Skip to main content

Old Dogs: Movie Review

Beth Patch


Share This article

Charlie (John Travolta) and Dan (Robin Williams) have been best friends since their late teens and are single, middle-aged business partners. The future of their business hinges on a deal with a Japanese company at the same time that Dan gets the surprise of his life; he’s a father to a pair of 7-year-old fraternal twins. The comedy revolves around Dan’s attempts to be a successful businessman and provide a short-term home for his son Zach (Conner Rayburn) and daughter Emily (Ella Bleu Travolta), while their mother Vicki (Kelly Preston) serves a short sentence in jail for political activism.

Robin Williams successfully pulls off one slapstick funny after another from the moment he begins parenting. His innate ability to get a laugh through his physical delivery of comical stunts rivals that of Lucille Ball in her glory days. The script has written in several humorous bit parts, such as the baby-proofing employees Dan hires to make Charlie's house child-friendly. However, some of the fodder for jokes was stretched into more scenes and more time than seemed necessary, specifically several scenes of Charlie and Dan depicting the side effects of having accidentally taken the wrong medicine. They were funny, but overdone and unbelievable.

The characters and relationships portrayed by the stars seemed authentic. The decades long friendship portrayed by Travolta and Williams was enviable; it’s rare to see the fruits of long-term friendships between men. Travolta was a natural at carrying the persona of the happily-ever-after bachelor with a knack for the ladies. Williams’ performance as the divorced 50-something businessman who had been unlucky at love and now had a chance to be an involved father was plausible. The children worked well together and individually, displaying the childlike reactions to the awkward situation of being thrown into the lives of their estranged father and his best friend. Seth Green’s role was that of a junior businessman in their company. He was one of several characters who added to the humor of trying to balance the big business deal and successful impromptu parenting. Were it not for the strong acting abilities of the headlining stars, this movie would probably not make it to the theaters. The story seems more like a string of silly scenes that border on the absurd.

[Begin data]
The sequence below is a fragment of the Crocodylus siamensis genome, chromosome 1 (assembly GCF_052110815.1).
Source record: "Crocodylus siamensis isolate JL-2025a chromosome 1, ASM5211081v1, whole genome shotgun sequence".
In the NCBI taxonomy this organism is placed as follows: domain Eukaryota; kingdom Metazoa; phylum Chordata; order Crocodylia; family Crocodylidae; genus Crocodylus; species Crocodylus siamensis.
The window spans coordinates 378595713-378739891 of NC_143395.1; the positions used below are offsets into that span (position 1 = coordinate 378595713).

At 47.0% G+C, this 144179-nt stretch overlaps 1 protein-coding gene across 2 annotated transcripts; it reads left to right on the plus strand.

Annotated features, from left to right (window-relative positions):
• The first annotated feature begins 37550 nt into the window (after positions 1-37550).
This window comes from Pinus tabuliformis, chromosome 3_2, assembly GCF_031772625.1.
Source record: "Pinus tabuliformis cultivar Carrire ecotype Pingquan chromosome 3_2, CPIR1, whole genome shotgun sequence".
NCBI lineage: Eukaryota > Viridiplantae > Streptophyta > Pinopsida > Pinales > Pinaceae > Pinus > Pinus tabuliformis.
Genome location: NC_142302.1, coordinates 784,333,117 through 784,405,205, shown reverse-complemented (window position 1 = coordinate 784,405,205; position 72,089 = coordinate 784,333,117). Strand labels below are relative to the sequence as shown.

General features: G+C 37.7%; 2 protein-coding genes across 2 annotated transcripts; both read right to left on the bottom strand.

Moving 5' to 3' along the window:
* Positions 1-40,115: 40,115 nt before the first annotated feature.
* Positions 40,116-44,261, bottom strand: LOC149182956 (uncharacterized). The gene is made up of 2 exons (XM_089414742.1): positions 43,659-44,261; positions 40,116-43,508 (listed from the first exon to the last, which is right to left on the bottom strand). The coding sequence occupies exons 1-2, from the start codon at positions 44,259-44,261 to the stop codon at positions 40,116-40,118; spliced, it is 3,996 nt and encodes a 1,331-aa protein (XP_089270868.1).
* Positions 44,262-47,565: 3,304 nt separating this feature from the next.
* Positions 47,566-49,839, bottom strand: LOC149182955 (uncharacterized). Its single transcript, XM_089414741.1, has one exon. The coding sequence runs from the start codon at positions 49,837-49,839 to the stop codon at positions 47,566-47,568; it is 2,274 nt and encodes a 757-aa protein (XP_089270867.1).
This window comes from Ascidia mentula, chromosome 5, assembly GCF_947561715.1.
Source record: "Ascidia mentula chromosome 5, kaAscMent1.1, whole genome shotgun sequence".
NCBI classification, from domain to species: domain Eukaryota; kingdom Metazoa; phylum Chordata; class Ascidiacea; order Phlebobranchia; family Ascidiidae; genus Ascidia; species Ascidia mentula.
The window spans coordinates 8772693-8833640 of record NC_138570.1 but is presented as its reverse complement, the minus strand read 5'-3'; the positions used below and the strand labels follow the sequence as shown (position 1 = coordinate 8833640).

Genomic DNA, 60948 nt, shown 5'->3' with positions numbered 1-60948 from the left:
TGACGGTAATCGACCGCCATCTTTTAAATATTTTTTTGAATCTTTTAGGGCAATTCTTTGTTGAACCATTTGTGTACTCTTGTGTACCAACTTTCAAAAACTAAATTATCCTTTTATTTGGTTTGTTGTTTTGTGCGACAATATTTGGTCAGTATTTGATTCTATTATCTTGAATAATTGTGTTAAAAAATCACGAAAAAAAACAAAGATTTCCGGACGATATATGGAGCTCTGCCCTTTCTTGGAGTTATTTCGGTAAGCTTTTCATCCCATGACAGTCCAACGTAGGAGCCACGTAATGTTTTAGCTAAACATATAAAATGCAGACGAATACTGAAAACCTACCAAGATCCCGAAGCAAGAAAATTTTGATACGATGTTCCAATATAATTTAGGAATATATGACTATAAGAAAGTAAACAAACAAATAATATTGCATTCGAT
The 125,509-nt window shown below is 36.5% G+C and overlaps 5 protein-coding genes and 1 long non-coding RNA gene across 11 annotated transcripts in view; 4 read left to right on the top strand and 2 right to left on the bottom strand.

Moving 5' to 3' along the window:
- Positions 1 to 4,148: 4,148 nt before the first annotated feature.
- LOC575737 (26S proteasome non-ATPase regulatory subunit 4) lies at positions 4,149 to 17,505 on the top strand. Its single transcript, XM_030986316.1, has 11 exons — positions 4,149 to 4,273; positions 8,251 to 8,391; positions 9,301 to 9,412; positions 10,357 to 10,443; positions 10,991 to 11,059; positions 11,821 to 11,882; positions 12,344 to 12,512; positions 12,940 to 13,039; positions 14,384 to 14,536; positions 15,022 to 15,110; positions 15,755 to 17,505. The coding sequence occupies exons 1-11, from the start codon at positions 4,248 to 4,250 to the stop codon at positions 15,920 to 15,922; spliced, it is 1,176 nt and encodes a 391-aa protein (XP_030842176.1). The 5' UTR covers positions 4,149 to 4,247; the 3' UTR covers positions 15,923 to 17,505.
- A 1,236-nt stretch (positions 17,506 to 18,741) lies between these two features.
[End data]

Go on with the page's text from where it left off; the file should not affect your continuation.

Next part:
Our society abounds with examples of the taffy-pulling extremes of being an excellent parent and successful business person. Old Dogs adds another familiar element of the distanced single parent to offer up a light comedy aimed at figuring out what matters most in life. The adventure with these older men, who are willing to learn through making many comical mistakes how to focus on family first, is worth the 88 minutes. The theater was filled with laughter.

Old Dogs is rated PG for containing mild rude humor. The trailers for this movie reveal most of the instances of the rude humor, such as a golfing scene where the tee-off ends up striking Ralph White (Seth Green) in his privates. There are themes throughout the movie that are not foreign to today’s family films, but are edgy. Dan’s fatherhood is the result of a drunken one-night romance and annulled marriage with Vicki. Charlie’s womanizing is continuous. Dan appears in his underwear for a lengthy tanning session. Casual sex and getting drunk are accepted as the norm, but no sexual scenes are shown. However, the language is refreshingly clean if you can ignore one light profanity and questionable innuendos.

Share This article

About The Author

Beth Patch on CBN's Brand Team

Beth Patch is a writer and senior internet producer/editor for She's been writing and producing web content for CBN since 2008. Her empty nest now homes a German shepherd named Princess Leia and a hound dog named Rufus.